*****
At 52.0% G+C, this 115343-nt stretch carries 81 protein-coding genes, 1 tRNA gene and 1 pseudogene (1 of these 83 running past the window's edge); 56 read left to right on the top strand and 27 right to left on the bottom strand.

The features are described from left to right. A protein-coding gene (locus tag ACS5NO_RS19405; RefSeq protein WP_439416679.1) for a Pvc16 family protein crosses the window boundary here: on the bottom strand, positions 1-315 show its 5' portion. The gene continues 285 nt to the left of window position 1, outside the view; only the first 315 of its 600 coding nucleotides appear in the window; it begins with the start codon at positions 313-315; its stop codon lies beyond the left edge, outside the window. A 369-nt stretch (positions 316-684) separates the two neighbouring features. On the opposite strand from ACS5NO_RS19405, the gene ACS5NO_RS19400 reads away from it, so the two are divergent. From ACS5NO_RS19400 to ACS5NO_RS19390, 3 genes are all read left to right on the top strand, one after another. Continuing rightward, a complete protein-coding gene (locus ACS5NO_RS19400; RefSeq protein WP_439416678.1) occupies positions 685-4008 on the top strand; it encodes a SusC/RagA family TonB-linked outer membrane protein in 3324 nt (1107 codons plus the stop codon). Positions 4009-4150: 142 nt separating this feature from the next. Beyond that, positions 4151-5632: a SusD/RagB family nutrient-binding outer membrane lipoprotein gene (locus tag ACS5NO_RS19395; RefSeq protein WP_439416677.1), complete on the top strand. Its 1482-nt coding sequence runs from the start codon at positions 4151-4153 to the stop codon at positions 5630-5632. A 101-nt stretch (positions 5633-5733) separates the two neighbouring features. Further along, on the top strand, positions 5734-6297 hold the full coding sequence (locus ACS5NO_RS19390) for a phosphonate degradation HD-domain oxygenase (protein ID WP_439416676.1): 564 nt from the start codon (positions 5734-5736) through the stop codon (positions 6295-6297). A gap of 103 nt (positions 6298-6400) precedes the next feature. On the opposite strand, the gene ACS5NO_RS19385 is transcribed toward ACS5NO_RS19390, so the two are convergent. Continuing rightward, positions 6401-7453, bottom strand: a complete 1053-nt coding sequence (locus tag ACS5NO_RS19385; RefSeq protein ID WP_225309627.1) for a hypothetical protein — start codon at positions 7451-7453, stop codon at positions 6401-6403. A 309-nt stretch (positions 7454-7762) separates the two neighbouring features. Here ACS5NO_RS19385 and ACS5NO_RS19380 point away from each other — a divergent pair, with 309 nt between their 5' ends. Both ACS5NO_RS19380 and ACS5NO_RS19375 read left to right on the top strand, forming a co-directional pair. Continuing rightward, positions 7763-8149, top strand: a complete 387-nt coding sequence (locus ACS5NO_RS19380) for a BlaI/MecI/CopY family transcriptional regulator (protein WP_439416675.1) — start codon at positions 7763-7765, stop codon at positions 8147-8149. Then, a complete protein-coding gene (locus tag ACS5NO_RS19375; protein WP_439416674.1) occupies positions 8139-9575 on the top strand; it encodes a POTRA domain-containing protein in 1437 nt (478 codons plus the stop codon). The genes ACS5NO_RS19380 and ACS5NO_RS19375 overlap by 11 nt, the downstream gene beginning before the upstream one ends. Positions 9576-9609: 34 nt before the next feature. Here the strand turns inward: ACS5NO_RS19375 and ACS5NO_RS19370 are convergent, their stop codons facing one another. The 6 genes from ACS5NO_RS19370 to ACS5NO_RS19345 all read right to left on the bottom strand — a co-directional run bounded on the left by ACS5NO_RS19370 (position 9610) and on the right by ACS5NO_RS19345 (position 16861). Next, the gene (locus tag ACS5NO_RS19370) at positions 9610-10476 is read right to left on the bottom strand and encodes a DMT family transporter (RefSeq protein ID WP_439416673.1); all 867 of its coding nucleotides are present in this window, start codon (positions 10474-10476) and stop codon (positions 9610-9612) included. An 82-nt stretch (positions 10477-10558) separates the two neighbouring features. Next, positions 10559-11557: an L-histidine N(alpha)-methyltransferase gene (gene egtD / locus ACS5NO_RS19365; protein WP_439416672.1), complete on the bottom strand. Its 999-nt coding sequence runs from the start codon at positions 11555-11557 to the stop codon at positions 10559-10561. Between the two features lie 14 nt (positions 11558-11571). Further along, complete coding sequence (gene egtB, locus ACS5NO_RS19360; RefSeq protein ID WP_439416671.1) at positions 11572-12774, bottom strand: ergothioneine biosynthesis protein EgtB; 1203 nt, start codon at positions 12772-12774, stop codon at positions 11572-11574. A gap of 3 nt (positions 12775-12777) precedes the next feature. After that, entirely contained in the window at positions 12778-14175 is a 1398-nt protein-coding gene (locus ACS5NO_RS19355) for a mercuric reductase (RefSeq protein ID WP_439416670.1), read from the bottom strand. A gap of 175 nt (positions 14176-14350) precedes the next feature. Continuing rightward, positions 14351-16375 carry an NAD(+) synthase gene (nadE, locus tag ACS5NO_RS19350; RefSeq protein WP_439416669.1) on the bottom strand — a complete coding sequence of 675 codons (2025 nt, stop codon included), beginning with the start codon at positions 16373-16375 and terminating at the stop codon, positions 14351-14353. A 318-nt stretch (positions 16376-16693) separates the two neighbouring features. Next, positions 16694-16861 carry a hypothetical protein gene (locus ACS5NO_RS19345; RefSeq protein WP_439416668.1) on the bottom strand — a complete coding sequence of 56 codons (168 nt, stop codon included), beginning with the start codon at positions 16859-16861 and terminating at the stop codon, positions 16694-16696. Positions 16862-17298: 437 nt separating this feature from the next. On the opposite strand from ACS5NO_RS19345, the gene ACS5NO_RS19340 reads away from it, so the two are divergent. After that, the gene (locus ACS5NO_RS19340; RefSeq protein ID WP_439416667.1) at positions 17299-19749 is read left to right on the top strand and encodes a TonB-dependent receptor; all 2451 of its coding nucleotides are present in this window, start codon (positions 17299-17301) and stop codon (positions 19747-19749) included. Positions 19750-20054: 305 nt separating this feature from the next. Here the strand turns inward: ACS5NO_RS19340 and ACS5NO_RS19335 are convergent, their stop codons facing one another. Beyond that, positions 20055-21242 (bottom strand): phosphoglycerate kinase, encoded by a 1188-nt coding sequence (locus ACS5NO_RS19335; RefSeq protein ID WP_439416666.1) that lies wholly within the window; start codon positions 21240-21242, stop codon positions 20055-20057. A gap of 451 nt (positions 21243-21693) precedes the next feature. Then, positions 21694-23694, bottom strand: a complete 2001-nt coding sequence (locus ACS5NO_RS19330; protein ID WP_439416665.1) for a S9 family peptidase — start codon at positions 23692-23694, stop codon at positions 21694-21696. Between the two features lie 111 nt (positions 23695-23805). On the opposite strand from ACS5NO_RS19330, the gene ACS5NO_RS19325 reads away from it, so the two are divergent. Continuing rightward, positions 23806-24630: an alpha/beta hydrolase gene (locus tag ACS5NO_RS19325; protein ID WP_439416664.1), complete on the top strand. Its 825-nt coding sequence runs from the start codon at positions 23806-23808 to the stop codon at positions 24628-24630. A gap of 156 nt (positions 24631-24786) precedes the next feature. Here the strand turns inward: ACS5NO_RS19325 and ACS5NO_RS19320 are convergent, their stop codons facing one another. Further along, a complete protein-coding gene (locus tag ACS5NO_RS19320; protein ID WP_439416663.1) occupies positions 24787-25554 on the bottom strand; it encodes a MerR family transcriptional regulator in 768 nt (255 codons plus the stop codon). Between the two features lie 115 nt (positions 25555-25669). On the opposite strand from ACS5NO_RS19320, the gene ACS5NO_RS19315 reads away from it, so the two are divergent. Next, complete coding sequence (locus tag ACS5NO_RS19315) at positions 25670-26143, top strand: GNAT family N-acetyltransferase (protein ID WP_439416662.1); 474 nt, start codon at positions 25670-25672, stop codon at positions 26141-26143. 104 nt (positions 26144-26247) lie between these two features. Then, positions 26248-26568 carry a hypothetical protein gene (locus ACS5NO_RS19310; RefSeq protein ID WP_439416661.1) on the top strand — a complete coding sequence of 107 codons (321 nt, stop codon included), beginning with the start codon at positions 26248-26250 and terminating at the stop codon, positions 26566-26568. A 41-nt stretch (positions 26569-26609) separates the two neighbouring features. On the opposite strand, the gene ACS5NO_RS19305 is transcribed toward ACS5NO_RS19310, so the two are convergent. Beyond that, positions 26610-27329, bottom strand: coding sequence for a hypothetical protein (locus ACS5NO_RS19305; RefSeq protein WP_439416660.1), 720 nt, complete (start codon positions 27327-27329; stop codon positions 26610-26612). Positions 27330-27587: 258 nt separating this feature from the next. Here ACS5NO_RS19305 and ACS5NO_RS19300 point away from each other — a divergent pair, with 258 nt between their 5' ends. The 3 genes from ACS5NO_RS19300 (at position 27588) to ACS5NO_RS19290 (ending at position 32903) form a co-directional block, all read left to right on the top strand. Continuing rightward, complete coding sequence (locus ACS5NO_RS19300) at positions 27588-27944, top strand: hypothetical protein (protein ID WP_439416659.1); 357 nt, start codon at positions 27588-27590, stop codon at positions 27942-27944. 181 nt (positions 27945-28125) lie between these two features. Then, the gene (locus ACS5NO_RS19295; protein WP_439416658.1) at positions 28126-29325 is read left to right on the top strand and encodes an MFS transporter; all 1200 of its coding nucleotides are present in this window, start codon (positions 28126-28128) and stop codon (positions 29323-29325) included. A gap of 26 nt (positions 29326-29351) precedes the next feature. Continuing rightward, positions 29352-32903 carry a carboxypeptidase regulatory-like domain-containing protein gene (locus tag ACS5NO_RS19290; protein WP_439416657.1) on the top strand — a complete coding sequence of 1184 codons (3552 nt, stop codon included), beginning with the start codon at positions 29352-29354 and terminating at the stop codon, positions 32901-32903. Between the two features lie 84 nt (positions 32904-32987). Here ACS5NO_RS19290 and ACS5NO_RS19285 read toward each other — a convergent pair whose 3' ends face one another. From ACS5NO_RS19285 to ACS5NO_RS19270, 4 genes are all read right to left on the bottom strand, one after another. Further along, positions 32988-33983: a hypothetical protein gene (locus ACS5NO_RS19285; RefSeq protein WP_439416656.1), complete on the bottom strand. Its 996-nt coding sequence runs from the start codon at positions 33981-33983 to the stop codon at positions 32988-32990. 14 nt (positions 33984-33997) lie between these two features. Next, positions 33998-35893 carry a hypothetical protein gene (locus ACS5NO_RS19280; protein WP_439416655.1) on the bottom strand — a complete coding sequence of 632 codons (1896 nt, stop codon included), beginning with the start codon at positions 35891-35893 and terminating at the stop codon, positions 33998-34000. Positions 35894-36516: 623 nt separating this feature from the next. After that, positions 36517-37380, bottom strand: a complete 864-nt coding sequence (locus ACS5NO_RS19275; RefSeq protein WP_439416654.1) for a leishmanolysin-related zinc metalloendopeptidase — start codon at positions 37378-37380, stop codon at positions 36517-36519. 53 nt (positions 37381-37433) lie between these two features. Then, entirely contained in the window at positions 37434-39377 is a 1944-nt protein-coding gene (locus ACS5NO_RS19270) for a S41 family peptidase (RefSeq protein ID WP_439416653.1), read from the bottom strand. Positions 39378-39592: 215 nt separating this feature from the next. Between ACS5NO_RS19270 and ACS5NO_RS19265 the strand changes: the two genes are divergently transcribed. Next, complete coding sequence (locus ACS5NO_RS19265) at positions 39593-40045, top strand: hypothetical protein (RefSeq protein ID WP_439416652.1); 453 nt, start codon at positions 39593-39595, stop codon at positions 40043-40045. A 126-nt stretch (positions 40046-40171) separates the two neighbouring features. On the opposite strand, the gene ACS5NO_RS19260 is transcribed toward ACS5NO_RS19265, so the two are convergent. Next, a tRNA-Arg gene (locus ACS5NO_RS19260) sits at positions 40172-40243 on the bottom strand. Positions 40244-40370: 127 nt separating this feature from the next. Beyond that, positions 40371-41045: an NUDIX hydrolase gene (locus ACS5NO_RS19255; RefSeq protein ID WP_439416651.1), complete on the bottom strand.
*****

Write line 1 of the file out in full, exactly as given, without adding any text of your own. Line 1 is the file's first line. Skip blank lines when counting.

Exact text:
At 52.0% G+C, this 115343-nt stretch carries 81 protein-coding genes, 1 tRNA gene and 1 pseudogene (1 of these 83 running past the window's edge); 56 read left to right on the top strand and 27 right to left on the bottom strand.